3. Iraqi supply sergeants and officers get rated on how well they stock their supplies. That means how full their shelves are and how neatly everything is stacked. And if they issue anything out, the shelf will have a bare spot until something new comes in. That will make them look bad. So they issue nothing out.

4. A long history of institutionalized corruption. Corruption is so widespread and historically ingrained, that it is hard to trust anyone. Supply officers don't want to issue anything out because they fear it will just get stolen and sold on the black market. They would rather have units not get what they need than be seen as complicit with the theft of government-owned materials. Most commanders are very attuned to the corruption problem and keep detailed records of the things they purchase for their units and what happened to them. This also fosters a hoarding mentality at each level of command.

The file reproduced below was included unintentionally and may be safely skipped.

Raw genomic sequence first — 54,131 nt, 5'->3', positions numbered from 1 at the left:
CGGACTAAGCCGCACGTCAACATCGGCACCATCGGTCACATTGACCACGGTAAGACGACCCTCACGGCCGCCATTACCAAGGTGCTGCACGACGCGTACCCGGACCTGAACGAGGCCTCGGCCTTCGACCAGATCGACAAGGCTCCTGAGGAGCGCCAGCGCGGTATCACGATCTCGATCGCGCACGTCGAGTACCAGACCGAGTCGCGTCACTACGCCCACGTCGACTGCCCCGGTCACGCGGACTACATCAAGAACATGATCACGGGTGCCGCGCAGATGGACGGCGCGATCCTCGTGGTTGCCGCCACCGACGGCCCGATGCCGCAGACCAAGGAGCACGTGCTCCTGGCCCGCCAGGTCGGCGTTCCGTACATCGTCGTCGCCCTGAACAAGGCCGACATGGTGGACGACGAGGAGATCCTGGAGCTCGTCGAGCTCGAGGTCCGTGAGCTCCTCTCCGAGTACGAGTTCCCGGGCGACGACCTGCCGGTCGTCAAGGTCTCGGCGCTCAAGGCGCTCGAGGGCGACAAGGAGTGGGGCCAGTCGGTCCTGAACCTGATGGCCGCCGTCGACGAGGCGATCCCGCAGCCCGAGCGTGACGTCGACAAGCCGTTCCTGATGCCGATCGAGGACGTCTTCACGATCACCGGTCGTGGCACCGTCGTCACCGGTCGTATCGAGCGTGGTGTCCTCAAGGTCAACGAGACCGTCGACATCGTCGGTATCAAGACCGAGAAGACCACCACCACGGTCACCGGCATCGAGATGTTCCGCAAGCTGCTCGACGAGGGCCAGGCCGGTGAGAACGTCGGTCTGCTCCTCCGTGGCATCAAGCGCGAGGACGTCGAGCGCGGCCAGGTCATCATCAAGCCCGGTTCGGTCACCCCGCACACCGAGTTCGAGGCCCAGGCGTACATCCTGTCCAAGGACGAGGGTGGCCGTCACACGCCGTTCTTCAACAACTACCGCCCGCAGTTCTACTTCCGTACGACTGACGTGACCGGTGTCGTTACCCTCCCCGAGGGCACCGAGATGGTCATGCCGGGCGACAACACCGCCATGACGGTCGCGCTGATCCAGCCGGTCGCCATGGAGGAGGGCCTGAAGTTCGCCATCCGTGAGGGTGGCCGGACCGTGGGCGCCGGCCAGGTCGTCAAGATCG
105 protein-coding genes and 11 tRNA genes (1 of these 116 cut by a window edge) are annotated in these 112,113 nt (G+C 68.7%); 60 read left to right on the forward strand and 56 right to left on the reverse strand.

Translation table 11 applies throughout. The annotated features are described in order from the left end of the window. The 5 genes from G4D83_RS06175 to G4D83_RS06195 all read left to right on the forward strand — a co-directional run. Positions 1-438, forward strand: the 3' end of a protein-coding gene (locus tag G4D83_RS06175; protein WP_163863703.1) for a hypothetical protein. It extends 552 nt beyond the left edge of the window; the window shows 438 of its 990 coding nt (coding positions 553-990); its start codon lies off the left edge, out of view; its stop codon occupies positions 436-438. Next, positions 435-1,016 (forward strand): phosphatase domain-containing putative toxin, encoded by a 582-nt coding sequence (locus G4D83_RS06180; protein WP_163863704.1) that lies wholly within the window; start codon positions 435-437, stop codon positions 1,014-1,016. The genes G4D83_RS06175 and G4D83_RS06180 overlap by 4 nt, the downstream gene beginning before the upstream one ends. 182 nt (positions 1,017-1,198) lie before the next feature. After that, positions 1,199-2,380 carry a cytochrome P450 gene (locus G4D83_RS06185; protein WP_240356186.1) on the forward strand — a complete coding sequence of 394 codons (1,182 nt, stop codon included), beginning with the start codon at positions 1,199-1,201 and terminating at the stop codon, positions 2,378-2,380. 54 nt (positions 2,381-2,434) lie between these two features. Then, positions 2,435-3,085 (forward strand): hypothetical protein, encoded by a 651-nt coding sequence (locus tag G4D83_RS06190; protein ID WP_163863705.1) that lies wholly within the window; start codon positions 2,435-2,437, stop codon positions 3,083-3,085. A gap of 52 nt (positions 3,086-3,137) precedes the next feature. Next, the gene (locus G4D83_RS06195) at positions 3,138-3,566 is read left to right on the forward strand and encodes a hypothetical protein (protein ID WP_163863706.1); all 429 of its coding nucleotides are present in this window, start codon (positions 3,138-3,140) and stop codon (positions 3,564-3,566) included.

I have been told, and I believe, that the IA warehouses are full of all the things they need to supply their army. But they simply won't ship it out to the units where it is needed.

There are several work-arounds that the IA uses to get what it needs:

1. Cash. Cash is king. If you have enough cash, you don't need a good supply system backing you up. Almost everything they need, my unit buys from the local markets. They get cash from the Ministry of Defense and from local governments, who have a vested interest in keeping the local army units functional.